Why Was I-35 Designed As A Double-Decker Through Central Austin?
Interstate Highway 35 is many things to many people. It is a vital thoroughfare for commerce and shipping. It is also an economic and social barrier through much of Austin. And nearly from its construction, it has been a source of frustration for drivers stuck in its traffic. I-35 has inspired a number of questions and even legends about its design and those who made it.
First of all, most of the legends – if not all – aren’t true. One that has been floating around for decades is that the person who designed I-35 committed suicide because of the havoc unleashed upon the city with its opening. To be clear, no one who had any role in designing or constructing the upper decks of I-35 committed suicide – at least to anyone’s knowledge.
Secondly, I-35 in the Austin area is not the deadliest stretch of highway in the United States – or even in Texas. In research published last year by the Ross Law Group, Austin’s stretch of 35, all 14 miles, came in at 45th worst in Texas. The research found two other area highways, U.S. 183 and S.H. 71, statistically more deadly than I-35. None in Austin are in the top 10 deadliest.
The interstate is, however, one of the most congested. One of the solutions to ease that traffic congestion more than 50 years ago inspired a question from listener Javier Palomares:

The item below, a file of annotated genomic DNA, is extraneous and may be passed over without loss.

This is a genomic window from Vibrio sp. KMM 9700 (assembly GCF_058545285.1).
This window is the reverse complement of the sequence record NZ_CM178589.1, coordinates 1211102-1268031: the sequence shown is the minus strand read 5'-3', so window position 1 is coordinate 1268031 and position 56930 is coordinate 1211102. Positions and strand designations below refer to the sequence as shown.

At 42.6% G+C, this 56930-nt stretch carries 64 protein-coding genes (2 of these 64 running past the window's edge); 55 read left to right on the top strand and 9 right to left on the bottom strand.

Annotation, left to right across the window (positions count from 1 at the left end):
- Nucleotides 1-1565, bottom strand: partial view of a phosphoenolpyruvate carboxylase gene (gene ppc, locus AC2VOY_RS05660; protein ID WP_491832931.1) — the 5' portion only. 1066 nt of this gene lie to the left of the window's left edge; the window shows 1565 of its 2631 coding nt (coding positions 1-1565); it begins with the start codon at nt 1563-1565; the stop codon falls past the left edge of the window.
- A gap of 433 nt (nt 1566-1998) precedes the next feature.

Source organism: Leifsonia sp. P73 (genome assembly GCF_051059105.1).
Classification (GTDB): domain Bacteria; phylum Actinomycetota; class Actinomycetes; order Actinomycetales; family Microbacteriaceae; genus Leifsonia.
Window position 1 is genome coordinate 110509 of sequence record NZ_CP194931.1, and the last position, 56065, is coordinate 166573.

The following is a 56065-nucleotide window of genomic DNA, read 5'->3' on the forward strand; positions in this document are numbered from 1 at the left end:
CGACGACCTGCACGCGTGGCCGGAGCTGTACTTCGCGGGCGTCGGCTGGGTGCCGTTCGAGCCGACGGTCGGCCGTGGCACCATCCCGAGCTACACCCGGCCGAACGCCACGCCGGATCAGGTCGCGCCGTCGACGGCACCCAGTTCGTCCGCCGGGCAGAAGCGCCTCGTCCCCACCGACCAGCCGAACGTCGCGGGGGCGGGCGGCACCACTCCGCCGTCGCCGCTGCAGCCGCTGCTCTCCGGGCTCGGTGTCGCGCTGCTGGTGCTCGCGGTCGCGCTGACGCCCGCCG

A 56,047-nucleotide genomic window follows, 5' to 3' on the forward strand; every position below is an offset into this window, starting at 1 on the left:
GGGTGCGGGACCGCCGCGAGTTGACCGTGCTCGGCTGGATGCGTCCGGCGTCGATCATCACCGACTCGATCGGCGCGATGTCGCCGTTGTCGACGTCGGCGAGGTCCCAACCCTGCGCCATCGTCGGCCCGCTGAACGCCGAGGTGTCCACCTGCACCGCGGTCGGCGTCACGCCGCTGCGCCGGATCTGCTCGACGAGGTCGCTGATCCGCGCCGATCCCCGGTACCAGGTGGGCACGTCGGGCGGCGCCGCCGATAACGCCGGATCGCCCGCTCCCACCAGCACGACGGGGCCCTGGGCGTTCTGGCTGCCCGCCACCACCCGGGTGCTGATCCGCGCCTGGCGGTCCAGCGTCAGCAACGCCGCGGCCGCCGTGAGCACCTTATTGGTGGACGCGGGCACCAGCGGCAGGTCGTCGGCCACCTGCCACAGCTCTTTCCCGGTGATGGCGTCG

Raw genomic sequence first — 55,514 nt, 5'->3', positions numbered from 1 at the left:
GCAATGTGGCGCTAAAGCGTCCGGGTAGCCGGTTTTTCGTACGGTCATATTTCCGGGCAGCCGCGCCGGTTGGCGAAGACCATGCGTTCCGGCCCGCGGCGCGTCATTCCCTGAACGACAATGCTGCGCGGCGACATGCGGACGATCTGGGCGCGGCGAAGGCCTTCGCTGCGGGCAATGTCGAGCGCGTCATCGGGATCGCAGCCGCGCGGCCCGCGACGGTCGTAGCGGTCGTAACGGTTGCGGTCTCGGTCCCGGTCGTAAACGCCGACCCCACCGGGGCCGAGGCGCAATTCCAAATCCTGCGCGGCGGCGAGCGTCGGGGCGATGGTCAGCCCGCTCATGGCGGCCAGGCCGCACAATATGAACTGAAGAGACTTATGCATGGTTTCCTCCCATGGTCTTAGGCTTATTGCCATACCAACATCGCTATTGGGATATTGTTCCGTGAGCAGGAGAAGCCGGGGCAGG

“Why was I-35 designed as a double decker through Central Austin, instead of a wider highway?” the software engineer asked. “As far as I know, there are not many cities that have a highway running through it that was designed in the 1960s and it’s actually a double-decker.”
He’s right. There are not many highways with four lanes over two decks. Conventional highway construction would likely require officials to forcibly buy more nearby property and widen the roadway.
I-35 was initially part of the interregional highway system, built under the Federal-Aid Highway Act of 1944. America was trying to catch up to what World War II soldiers had seen in Germany: an interconnected freeway that could quickly transport troops and supplies … and cars. By 1952, the first leg of “the Interregional” had sprouted in Austin – the stretch between Airport Boulevard and what was then 19th Street (what’s now Martin Luther King Jr. Boulevard).
By the late ’50s, on what was then called the Interstate Highway system, you could drive from the southern city limits at Slaughter Creek to the northern city limits without leaving the Interregional. Remember, this was when highways were the future!
What was quite revolutionary for the time was that you could go all the way through town without leaving the highway, but not without stopping.
“Austin at the time had a railroad across 35,” said Ben Alley Jr. “We were the only city I believe in the country that had railroad stops on a freeway.”
Alley’s dad, Ben “Benny” Alley Sr., was the assistant district engineer at the State Highway Department. As it happens, the Highway Department realized that it was quickly running out of capacity on 35. Alley Sr., who passed away in 2011, was among those who took the lead on the project to get the Interregional over the railroad and get more cars through Central Austin.